Working Relations between the Lok Sabha and the Rajya Sabha
The Parliament is the highest lawmaking body in India.
Both the Houses of Parliament have their own sphere of power and functions. All Bills, except a ‘Money Bill’ or financial Bills, may originate in any of the Houses.
However, it should not mean that the Rajya Sabha is less important or has been given secondary role in relation to the Lok Sabha. Under the Article 107 of Indian Constitution, a Bill shall not be deemed to have been passed by the Houses of the Parliament unless both the Houses of Parliament agree on it.
As such, the Rajya Sabha has equal power with those of the Lok Sabha with respect to passing of a Bill, Constitutional amendment, impeachment of President, Vice-president, removal of the Judges of the Supreme Court and High Courts.
On the other hand, the Lok Sabha being directly represented ‘popular will’ of the people enjoys commanding position over the Rajya Sabha on certain legislative matters.
Except Money and financial Bills, both the Houses enjoy co equal powers. Every Bill shall be passed by both the Houses before it is referred to President for his assent. If a deadlock arises between the two Houses of the Parliament over an ordinary bill, the President shall summon a joint parliamentary sitting presided by the Speaker of the Lok Sabha to resolve it.
The Bill shall be passed by a simple majority of the voting and present. There have been only three joint parliamentary sittings of the two Houses on the Dowry Prohibition Bill 1959, the Banking Service Commission (Repeal) bill, 1978; and the Prevention of Terrorism Bill 2002.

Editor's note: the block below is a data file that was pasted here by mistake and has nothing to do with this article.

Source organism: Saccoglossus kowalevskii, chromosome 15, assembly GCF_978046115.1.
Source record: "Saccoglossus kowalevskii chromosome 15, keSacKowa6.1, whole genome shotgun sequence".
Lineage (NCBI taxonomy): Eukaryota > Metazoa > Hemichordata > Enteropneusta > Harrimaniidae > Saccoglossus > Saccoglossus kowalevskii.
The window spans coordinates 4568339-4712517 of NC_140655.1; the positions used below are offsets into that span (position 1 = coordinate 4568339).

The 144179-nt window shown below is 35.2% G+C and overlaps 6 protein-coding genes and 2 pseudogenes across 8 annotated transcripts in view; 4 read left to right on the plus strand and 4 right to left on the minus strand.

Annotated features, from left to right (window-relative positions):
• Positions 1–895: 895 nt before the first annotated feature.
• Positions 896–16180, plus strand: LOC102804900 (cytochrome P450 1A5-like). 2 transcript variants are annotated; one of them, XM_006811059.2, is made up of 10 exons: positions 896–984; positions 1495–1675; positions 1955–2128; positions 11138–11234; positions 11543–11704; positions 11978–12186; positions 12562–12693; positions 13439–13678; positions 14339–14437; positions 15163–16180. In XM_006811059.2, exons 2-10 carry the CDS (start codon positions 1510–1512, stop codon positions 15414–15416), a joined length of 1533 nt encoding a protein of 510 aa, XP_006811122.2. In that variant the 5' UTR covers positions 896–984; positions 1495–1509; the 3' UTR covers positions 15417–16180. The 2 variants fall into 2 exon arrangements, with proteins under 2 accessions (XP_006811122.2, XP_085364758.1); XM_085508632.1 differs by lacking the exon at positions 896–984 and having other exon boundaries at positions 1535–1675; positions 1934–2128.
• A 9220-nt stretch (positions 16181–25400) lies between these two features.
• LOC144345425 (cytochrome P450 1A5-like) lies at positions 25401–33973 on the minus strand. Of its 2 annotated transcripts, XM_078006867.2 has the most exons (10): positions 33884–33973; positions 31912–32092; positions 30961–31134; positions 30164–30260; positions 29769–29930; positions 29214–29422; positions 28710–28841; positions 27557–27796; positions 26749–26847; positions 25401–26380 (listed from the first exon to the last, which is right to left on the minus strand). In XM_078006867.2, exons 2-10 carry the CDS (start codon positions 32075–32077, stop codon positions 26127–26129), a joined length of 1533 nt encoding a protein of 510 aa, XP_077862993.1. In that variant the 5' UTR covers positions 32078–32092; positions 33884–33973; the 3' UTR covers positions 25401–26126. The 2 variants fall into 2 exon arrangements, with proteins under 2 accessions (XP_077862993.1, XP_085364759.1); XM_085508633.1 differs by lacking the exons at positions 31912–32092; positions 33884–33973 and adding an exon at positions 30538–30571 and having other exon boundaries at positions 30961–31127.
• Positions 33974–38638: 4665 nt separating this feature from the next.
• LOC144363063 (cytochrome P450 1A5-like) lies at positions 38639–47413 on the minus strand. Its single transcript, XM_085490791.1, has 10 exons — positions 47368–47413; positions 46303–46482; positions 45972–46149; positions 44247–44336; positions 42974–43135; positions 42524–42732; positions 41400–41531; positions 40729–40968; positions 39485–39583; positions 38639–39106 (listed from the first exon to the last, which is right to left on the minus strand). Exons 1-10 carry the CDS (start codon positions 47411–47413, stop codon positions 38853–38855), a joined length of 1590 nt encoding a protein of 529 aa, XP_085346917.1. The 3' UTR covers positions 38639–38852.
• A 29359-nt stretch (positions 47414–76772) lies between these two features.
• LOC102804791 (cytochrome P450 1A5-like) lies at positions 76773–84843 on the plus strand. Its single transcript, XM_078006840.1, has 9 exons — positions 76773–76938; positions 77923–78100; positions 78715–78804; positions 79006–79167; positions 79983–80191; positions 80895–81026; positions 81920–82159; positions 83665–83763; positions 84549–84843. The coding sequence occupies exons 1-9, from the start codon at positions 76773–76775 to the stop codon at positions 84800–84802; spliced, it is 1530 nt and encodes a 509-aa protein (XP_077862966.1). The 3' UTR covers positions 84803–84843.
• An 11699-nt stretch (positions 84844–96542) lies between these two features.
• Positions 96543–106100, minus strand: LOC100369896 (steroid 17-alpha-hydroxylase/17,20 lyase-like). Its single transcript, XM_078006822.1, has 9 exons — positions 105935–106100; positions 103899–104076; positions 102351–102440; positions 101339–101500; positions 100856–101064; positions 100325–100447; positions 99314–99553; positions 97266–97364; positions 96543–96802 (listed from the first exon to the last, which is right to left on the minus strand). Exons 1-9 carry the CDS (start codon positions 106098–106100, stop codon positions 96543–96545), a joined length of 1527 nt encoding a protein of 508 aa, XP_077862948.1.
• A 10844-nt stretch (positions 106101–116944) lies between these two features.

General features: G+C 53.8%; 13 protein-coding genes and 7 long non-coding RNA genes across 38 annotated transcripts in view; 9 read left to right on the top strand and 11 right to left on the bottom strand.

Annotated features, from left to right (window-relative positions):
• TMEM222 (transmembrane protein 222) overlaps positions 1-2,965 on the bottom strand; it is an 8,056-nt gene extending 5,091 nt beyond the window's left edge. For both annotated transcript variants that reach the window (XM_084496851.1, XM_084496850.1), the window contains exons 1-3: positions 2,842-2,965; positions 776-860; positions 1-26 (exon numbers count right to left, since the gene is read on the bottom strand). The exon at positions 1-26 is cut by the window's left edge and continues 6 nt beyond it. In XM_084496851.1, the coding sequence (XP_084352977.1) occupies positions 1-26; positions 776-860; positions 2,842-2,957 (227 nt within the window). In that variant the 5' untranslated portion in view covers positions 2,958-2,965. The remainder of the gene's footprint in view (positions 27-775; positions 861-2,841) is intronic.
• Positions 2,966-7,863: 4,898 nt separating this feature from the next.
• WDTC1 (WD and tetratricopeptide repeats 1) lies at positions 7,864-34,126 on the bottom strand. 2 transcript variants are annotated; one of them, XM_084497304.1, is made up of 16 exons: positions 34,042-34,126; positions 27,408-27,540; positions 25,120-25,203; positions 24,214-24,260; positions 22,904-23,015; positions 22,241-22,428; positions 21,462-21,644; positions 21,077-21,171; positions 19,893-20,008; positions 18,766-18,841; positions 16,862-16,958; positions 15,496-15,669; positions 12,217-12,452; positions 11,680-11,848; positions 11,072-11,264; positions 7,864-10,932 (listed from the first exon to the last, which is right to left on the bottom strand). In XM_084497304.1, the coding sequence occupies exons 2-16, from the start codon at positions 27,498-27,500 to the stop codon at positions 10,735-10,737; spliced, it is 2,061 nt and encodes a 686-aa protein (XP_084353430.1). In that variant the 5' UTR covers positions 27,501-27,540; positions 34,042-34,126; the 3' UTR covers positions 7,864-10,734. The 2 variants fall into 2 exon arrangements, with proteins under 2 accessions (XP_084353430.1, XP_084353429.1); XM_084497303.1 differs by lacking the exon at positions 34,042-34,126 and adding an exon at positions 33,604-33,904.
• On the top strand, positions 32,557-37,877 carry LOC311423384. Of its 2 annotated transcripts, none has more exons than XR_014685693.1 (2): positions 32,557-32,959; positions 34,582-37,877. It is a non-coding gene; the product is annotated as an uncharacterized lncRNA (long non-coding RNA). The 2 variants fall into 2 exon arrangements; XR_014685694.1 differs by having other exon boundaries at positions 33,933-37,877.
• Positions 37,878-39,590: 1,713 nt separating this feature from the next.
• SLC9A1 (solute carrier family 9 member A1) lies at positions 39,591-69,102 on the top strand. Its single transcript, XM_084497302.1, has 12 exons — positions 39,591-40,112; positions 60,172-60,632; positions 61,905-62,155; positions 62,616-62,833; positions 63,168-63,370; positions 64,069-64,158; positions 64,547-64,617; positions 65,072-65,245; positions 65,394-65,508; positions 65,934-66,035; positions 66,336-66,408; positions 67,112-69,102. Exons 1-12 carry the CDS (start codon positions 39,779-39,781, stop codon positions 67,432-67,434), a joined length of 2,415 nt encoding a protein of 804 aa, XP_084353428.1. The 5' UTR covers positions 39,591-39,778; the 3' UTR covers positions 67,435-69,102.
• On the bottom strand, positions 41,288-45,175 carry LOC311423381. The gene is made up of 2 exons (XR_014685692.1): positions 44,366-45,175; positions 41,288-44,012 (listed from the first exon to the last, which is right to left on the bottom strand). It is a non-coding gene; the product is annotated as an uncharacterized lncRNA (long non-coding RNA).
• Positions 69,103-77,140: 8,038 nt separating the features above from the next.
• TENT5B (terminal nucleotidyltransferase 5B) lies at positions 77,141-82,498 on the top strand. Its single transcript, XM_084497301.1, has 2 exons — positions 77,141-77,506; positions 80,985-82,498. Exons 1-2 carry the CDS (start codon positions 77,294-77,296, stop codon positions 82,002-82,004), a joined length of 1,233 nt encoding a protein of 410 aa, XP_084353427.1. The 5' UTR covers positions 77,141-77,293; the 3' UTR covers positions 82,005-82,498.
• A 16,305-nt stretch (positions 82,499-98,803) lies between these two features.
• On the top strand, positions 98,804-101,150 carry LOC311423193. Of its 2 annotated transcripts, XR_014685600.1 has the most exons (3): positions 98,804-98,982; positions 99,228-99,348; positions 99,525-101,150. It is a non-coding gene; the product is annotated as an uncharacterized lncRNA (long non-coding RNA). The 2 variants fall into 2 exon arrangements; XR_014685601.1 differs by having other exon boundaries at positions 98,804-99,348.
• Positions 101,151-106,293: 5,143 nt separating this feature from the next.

Relation between the two Houses
Under article 75(3) of the Constitution, the Council of Ministers is collectively responsible to the Lok Sabha, which means that the Rajya Sabha cannot make or unmake the Government.
It can, however, exercise control over the Government and this function becomes quite prominent, particularly when the Government does not enjoy majority in Rajya Sabha.
To resolve a deadlock between the two Houses, in case of an ordinary legislation, the Constitution provides for the joint sitting of both Houses.
Issues in the Joint Sitting are decided by a majority of the total number of members of both Houses present and voting. The joint sitting is held in the Central Hall of Parliament House presided over by the Speaker of the Lok Sabha.
However, in the case of a Money Bill, there is no provision in the Constitution for a Joint Sitting of both Houses as the Lok Sabha clearly enjoys pre-eminence over Rajya Sabha in financial matters.
As regards a Constitution amendment Bill, it has been provided in the Constitution that such a Bill has to be passed by the specific majority, as prescribed under article 368 of the Constitution, by both Houses. There is, therefore, no provision for resolving a deadlock between the two Houses in regard to a Constitution amendment Bill.
The ministers may belong to either House of Parliament. The Constitution does not make any distinction between the Houses in this regard. Every Minister has the right to speak and take part in the proceedings of either House but he is entitled to vote only in the House of which he is a member.
Similarly, with regard to powers, privileges and immunities of the Houses of Parliament, their members and committees thereof, the two Houses are placed absolutely on equal footing by the Constitution.